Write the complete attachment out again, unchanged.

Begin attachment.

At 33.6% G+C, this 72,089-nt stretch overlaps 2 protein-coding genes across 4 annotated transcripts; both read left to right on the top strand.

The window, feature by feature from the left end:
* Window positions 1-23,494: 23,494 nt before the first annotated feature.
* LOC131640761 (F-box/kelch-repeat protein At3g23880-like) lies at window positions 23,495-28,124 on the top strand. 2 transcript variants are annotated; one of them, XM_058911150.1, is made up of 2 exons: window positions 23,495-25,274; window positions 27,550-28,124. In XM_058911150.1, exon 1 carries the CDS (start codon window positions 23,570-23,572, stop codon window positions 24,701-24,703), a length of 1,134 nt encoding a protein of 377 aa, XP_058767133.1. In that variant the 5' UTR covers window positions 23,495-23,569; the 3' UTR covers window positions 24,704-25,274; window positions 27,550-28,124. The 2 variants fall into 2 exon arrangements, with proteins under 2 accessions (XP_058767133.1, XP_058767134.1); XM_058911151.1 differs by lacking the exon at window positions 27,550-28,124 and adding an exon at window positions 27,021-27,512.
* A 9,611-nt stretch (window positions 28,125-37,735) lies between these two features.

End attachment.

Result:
At 33.6% G+C, this 72,089-nt stretch overlaps 2 protein-coding genes across 4 annotated transcripts; both read left to right on the top strand.

The window, feature by feature from the left end:
* Window positions 1-23,494: 23,494 nt before the first annotated feature.
* LOC131640761 (F-box/kelch-repeat protein At3g23880-like) lies at window positions 23,495-28,124 on the top strand. 2 transcript variants are annotated; one of them, XM_058911150.1, is made up of 2 exons: window positions 23,495-25,274; window positions 27,550-28,124. In XM_058911150.1, exon 1 carries the CDS (start codon window positions 23,570-23,572, stop codon window positions 24,701-24,703), a length of 1,134 nt encoding a protein of 377 aa, XP_058767133.1. In that variant the 5' UTR covers window positions 23,495-23,569; the 3' UTR covers window positions 24,704-25,274; window positions 27,550-28,124. The 2 variants fall into 2 exon arrangements, with proteins under 2 accessions (XP_058767133.1, XP_058767134.1); XM_058911151.1 differs by lacking the exon at window positions 27,550-28,124 and adding an exon at window positions 27,021-27,512.
* A 9,611-nt stretch (window positions 28,125-37,735) lies between these two features.